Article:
Holbrook and Hirschman did not advocate the components of leisure and tourism experiences
abandoning of the information processing included Unger and Kernan (1983), who iden-
approach, but rather supplementing it with the tify ve major subjective components of intrin-
experiential perspective. sic satisfaction in leisure: perceived freedom,
It is important to point out, that Holbrook involvement, arousal, mastery, and spontane-
and Hirschman accorded recognition to Alder- ity. Hirschman (1984) asserts that there are
son (1957), who had drawn a sharp distinction basically three stages of experience seeking: (i)
between buying and consuming, and to Boyd cognitive; (ii) sensation; and (iii) novelty.
and Levys (1963) discussion of the consump- Otto and Ritchie (1996) built on earlier
tion system with its emphasis on brand-usage studies by Havlena and Holbrook (1986),
behaviour. By focussing on the conguration Holbrook and Hirschman (1982), and Bello
of activities involved in consumption, the Boyd and Etzel (1985), among others, by using an
and Levy viewpoint calls attention to the expe- empirical study of 339 tourists to identify six
riences with a product that one actually gains fundamental dimensions of the experience
by consuming it. Holbrook and Hirschman construct: a Hedonic Dimension, an Interactive
(1982) pointed out that few consumer research- or Social Dimension, a Novelty Seeking or
ers had followed this lead. Escape Dimension, a Comfort Dimension, a
In a follow-up study by Havlena and Hol- Safety Dimension, and a Stimulating or Chal-
brook (1986, p. 402), of the emotional compo- lenge Seeking Dimension. It argues those
Copyright 2009 John Wiley & Sons, Ltd. Int. J. Tourism Res. 11, 111126 (2009)
DOI: 10.1002/jtr
114 J. R. B. Ritchie and S. Hudson

seeking to provide tourists with a quality expe-

rience should consider the merits of providing
visitors with each and/or all of these six com-
ponents of the tourism experience.

The distinctive nature of tourism experience

Psychological Nature of Leisure and Tourism
Experience Roger C. Mannell and Seppo E. Iso-
Ahola (1987). This paper examined the leisure
and tourist experience from three perspectives:
the Denitional perspective; but also the
Post-Hoc Satisfaction standpoint; and the
Immediate Conscious approach. What is most
signicant is that their work attempts to
examine whether tourist experiences are just a
subset of leisure experiences or whether differ-
ent needs are satised by involvements in
tourism, as compared to other leisure involve-
ments. They discuss the relationship between
the way tourists think and feel at the time of
the experience, how it will be recalled in the Figure 1. The stages of the experience process: a
process model of the tourism experience.
future, and how will it contribute to overall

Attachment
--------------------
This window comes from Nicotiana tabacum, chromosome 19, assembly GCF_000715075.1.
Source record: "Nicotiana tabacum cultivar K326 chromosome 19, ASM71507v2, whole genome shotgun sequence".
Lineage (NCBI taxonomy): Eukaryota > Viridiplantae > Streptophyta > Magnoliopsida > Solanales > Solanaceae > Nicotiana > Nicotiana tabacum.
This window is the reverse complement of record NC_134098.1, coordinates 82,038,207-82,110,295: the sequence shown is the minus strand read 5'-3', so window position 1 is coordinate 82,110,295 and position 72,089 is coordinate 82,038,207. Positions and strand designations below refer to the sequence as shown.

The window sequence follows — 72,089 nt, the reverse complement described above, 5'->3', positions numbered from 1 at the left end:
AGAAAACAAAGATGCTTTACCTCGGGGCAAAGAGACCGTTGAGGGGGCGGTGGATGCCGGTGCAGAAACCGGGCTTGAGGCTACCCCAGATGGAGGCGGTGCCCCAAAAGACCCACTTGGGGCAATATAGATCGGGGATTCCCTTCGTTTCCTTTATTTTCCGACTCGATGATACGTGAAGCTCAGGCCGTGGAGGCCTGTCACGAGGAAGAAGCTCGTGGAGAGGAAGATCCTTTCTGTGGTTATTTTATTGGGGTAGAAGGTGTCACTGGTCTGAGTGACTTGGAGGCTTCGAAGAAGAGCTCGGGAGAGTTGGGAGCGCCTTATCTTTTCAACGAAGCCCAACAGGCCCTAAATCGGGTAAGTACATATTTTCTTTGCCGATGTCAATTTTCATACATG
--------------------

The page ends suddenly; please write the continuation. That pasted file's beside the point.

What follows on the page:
Source: Aho (2001).
satisfaction with the total activity or trip.

The Tourist Experience Chris Ryan, ed. (1997). Aho distinguishes among four essential core
Ryans book was one of the earliest in the eld elements of the touristic experience: emotional
to explore the experience from a strictly experiences; learning; practical experiences;
tourism perspective. A major theme of the and transformational experiences. Aho also
book is that the way people perceive leisure notes that tourism experiences may be indi-
and holidays is determined by the social fabric vidual or collective phenomena.
that surrounds them and that society has Aho further asserts that people vary a lot in
changed signicantly over the decades and their personal ability and resources to obtain
centuries. Ryan also focuses on holidays as and enjoy experiences. Their resources may be
important periods in peoples lives having classied as: time; money; knowledge; skills;
the potential for cathartic experiences. He then attitudes; and social. Aho stresses the interde-
proceeds to examine what is it about holidays pendency of these resources within the follow-
that can make them the opportunity for life- ing process model of the tourism experience.
changing experiences.
A process model of the tourism experience. Aho
Towards a General Theory of Tourism Experi- has developed the process model (Figure 1) of
ence Seppo K. Aho (2001). Ahos work also the tourism experience; one that we believe
seeks to clarify the main characteristics of merits review. This model contains the
experiences in tourism. Aho asserts that following stages: orientation; attachment;
tourism can be characterised as a combination visiting; evaluation; storing; reection;
of those processes that are voluntary and pur- and enrichment.
posely intended for producing experiences by The seven stages of the experience process
means of moving people between places. These in the model are linked into a dynamic sys-
experiences may have various dominant com- tem where previous stages are necessary
ponents, for example: amusement, emotions, but not sufcient conditions of later stages.
learning, relaxation and various types of New experiences can emerge and old ones